greatly valued. The military skills of both knights and samurai were also highly valued.
As you read in Lesson 2, knights were expected to follow a code of behavior known as
chivalry. According to this code, knights were kind to the weak, loyal to their lord, and
courageous in battle. The samurai code of behavior was known as bushido. According
to this code, samurai were generous, fearless in battle, and above all, loyal to their
daimyo, or lord.
Culture. Although the feudal systems of Japan and Europe had many similarities, they
also were different. Among the key differences were those involving religion, literature,
and the role of women.
Religion Both knights and samurai were expected to be deeply religious. However, the
two groups of warriors practiced different religions. Knights were Christians.
Christianity is based on the life and teachings of Jesus Christ. As you read in Chapter
8, samurai practiced ancient Shintoism as well as a form of Buddhism known as Zen.
Buddhism is based on the teachings of the Buddha.
Literature The literature in feudal Europe and Japan also differed. Poetry thrived in
both Medieval Europe and Medieval Japan. However, the types of poetry that gained
popularity in each land were anything but similar. Poetry called haiku became popular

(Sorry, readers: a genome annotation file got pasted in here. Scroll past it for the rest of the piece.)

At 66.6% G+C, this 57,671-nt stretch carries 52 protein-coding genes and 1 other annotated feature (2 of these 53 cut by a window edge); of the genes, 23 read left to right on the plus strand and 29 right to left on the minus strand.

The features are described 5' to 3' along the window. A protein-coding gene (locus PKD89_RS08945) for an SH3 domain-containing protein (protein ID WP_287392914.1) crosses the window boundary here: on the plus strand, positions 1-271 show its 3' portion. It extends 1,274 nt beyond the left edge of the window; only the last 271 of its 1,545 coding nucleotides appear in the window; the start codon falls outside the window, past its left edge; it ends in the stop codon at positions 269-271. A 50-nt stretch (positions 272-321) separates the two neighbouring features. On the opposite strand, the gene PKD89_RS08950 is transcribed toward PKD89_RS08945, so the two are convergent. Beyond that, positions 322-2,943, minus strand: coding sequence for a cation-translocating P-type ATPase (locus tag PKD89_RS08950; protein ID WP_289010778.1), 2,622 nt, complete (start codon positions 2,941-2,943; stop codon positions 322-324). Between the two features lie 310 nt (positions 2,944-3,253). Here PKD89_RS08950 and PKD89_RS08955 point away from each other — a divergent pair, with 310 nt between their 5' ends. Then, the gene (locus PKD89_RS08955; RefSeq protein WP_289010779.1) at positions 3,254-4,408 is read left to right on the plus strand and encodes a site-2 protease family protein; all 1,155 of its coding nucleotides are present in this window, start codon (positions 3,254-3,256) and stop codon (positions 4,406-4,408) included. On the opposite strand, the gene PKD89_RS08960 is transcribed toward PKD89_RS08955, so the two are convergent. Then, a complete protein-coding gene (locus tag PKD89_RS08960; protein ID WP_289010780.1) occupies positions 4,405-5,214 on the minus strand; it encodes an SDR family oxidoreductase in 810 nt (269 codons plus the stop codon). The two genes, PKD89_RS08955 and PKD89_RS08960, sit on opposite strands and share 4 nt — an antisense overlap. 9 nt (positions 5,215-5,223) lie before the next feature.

in feudal Japan. Haiku are short poems that follow a common pattern (three lines with
five, seven, and five syllables per line). Most haiku deal with nature. In Europe, the
epic poem became popular. An epic poem is a long poem usually about warriors or
heroes. The poems often include legends and myths and heroes with superhuman
qualities. Famous European epics include Beowulf and The Song of Roland. Lyric
poetry was also a significant part of European literature. These poems resemble
songs. Most lyric poetry praises women and ideal love. Poet-musicians called
troubadours usually wrote such poems.
Women in Europe While lyric poetry praised women, the role of women in feudal
Europe was limited. Medieval women, for example, often had no say in whom they
married. The woman’s father and future husband often made this decision. In addition,
women were expected to stay at home. They were trained in household chores, such
as sewing, spinning, weaving, and farming.
Women in Japan Women in feudal Japanese society enjoyed more equal status with
men. In samurai families, women were allowed to inherit part of the family’s estate.
Women could also join Buddhist convents. In addition, they were expected to live up to
the values of honor and courage. Often women were trained in the martial arts. In fact,
some women became samurai and fought alongside their husbands. Gradually,
however, the role of women became more restricted.